SP/TH5/712 – Practicing God’s Presence: A Theology of Prayer
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Mon-Wed, July 17-19, 2017: 9am-3pm daily
“Prayer… is a special case of the more general relationship between God and the world. In prayer, we self-consciously make ourselves aware of God’s presence – listening for the voice of God in calling us to realize our possibilities for the greater well-being, and offering our prayers to God, to be incorporated into God’s self and made part of future possibilities for the world. Prayer thus “makes a difference” both to us and God.” Lee M. from Praying with Marjorie Suchocki
Practicing God’s Presence: A Theology of Prayer will explore the practical and theological effect of taking the omnipresence of God seriously.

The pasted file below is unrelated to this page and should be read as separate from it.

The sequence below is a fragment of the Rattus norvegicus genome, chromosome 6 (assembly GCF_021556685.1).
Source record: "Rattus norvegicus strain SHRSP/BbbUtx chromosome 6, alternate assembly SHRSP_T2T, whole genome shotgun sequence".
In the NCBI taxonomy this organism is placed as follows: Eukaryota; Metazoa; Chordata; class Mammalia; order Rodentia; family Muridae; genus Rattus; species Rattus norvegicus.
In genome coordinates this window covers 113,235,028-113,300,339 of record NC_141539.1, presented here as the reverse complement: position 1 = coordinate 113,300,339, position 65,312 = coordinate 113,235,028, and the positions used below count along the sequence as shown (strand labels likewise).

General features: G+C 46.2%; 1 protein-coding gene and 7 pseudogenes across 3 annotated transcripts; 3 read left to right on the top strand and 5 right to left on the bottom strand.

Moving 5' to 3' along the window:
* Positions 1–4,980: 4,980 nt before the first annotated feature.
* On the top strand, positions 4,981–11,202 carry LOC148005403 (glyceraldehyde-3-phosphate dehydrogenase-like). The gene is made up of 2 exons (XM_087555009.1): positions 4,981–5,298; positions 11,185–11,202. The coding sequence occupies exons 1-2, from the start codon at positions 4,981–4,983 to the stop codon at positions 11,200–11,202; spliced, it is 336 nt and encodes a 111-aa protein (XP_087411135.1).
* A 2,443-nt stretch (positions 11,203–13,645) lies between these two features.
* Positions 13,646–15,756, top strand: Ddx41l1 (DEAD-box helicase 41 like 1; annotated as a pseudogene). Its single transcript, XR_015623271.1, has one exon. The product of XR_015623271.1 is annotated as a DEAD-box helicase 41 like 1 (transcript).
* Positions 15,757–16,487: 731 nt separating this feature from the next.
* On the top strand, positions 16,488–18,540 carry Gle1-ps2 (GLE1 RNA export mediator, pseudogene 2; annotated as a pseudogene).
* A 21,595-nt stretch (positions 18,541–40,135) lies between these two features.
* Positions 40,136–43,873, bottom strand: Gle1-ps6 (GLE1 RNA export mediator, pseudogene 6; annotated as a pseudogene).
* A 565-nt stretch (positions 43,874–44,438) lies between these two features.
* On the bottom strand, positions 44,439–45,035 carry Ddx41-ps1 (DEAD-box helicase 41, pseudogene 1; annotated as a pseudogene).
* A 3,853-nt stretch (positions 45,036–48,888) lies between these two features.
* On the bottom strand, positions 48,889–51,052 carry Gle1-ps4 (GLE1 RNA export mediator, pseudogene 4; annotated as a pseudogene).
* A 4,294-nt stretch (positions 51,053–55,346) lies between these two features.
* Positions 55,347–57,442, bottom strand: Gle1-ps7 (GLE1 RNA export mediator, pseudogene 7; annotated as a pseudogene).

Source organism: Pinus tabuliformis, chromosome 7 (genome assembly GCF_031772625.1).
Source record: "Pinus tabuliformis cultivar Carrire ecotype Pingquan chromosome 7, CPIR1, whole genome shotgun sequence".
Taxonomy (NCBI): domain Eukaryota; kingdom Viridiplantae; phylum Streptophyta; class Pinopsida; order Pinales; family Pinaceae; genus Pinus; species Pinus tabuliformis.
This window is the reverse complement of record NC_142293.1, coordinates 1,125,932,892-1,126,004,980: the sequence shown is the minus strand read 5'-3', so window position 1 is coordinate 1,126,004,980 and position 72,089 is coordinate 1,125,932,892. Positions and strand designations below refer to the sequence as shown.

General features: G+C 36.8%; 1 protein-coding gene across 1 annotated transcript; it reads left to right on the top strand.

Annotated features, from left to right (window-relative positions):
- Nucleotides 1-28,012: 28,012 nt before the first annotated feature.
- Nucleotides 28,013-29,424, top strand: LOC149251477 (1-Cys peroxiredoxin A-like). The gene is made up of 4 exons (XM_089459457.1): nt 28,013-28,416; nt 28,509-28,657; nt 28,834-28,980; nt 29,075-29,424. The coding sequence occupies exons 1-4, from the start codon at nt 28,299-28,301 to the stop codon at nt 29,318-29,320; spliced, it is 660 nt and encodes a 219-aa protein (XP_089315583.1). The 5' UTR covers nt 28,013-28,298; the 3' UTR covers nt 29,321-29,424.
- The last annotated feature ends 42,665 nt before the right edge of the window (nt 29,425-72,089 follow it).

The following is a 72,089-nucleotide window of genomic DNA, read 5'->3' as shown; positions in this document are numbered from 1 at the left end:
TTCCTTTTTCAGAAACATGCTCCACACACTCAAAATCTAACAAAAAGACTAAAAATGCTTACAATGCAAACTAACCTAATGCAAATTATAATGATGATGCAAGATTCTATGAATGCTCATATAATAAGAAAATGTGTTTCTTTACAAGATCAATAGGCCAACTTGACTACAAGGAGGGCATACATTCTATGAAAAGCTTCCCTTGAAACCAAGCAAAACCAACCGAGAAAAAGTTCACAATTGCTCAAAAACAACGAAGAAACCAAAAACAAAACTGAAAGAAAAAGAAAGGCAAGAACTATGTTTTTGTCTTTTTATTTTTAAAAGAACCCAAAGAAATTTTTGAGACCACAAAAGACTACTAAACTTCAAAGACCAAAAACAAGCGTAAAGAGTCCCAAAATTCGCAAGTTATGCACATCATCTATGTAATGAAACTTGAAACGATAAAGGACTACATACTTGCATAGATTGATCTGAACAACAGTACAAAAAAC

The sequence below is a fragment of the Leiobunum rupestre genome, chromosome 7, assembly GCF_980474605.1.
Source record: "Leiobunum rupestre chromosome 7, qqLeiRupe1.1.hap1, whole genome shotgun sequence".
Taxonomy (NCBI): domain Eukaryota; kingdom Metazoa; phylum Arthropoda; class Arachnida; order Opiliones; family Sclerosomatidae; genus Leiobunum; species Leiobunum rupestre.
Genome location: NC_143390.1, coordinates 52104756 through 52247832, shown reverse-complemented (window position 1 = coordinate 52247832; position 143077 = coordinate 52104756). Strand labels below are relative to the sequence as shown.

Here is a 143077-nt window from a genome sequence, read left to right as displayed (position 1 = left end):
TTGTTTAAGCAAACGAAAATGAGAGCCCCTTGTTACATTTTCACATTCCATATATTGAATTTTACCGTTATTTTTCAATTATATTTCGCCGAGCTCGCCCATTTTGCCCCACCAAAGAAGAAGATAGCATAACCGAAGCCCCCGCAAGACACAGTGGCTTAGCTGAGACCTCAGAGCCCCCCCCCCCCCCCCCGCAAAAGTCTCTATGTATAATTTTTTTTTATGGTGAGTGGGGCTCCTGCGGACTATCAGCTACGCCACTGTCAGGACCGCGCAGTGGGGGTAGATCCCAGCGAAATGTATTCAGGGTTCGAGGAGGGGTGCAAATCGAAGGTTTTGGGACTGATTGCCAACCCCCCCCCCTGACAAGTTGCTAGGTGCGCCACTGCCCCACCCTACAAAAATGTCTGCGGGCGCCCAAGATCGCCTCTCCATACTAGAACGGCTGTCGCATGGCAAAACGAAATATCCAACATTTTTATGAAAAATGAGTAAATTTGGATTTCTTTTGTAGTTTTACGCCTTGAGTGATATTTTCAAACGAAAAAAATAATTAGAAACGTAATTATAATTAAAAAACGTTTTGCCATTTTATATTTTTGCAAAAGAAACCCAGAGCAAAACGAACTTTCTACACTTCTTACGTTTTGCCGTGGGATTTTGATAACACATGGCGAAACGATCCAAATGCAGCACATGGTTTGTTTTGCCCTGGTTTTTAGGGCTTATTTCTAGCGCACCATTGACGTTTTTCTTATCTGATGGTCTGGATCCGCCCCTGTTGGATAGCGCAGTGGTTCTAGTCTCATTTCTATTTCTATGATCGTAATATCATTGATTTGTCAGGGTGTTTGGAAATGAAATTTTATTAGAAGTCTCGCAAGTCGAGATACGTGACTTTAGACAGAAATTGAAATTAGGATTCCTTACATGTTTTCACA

Marjorie Hewitt Suchocki (born 1933) is an author and United Methodist professor emerita of theology at Claremont School of Theology. She is also co-director of the Center for Process Studies at Claremont. Suchocki earned a BA in Philosophy from Pomona College in 1970, and both MA and PhD in religion from Claremont Graduate School in 1974. She taught at Pittsburgh Theological Seminary from 1977 to 1983. From 1983 to 1990 she was professor of systematic theology and dean of Wesley Theological Seminary. In 1990 Suchocki returned to Claremont School of Theology, where she held the endowed Ingraham chair in theology and joint appointment at the Claremont Graduate School until her retirement in 2002. She has held visiting professorships at Vanderbilt University in 1996 and 1999, and at the Ruprecht Karl University of Heidelberg in Heidelberg, Germany in 1992. Since 2001 Suchocki has been director of the Whitehead International Film Festival. She is considered along with John B. Cobb and David Ray Griffin as one of the leaders in the field of process theology.